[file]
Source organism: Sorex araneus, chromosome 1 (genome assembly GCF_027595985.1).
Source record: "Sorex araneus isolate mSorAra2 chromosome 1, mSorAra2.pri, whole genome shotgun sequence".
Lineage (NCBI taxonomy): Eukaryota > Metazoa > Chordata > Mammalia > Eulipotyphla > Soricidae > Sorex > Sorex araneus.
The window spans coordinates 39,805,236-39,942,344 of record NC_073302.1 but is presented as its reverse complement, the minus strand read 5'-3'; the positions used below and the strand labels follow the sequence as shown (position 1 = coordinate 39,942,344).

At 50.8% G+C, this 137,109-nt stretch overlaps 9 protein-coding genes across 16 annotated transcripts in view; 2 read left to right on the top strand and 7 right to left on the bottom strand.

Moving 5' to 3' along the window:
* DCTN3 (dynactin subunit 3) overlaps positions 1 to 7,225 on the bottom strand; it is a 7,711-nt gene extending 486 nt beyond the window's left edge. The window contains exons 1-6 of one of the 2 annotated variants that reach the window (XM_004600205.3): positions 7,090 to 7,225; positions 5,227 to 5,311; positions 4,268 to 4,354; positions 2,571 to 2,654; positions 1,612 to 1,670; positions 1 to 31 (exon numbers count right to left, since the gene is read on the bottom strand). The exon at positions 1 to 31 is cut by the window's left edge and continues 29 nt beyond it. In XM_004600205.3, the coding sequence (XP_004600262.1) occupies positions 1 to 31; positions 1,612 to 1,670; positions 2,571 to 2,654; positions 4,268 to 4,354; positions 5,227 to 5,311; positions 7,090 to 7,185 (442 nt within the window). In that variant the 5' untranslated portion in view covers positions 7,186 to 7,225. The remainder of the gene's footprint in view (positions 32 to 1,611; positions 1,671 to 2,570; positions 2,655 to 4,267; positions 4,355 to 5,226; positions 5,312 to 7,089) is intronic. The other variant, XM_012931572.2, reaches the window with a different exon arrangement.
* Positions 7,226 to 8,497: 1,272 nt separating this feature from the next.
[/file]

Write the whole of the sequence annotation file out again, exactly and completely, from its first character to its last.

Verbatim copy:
Source organism: Sorex araneus, chromosome 1 (genome assembly GCF_027595985.1).
Source record: "Sorex araneus isolate mSorAra2 chromosome 1, mSorAra2.pri, whole genome shotgun sequence".
Lineage (NCBI taxonomy): Eukaryota > Metazoa > Chordata > Mammalia > Eulipotyphla > Soricidae > Sorex > Sorex araneus.
The window spans coordinates 39,805,236-39,942,344 of record NC_073302.1 but is presented as its reverse complement, the minus strand read 5'-3'; the positions used below and the strand labels follow the sequence as shown (position 1 = coordinate 39,942,344).

At 50.8% G+C, this 137,109-nt stretch overlaps 9 protein-coding genes across 16 annotated transcripts in view; 2 read left to right on the top strand and 7 right to left on the bottom strand.

Moving 5' to 3' along the window:
* DCTN3 (dynactin subunit 3) overlaps positions 1 to 7,225 on the bottom strand; it is a 7,711-nt gene extending 486 nt beyond the window's left edge. The window contains exons 1-6 of one of the 2 annotated variants that reach the window (XM_004600205.3): positions 7,090 to 7,225; positions 5,227 to 5,311; positions 4,268 to 4,354; positions 2,571 to 2,654; positions 1,612 to 1,670; positions 1 to 31 (exon numbers count right to left, since the gene is read on the bottom strand). The exon at positions 1 to 31 is cut by the window's left edge and continues 29 nt beyond it. In XM_004600205.3, the coding sequence (XP_004600262.1) occupies positions 1 to 31; positions 1,612 to 1,670; positions 2,571 to 2,654; positions 4,268 to 4,354; positions 5,227 to 5,311; positions 7,090 to 7,185 (442 nt within the window). In that variant the 5' untranslated portion in view covers positions 7,186 to 7,225. The remainder of the gene's footprint in view (positions 32 to 1,611; positions 1,671 to 2,570; positions 2,655 to 4,267; positions 4,355 to 5,226; positions 5,312 to 7,089) is intronic. The other variant, XM_012931572.2, reaches the window with a different exon arrangement.
* Positions 7,226 to 8,497: 1,272 nt separating this feature from the next.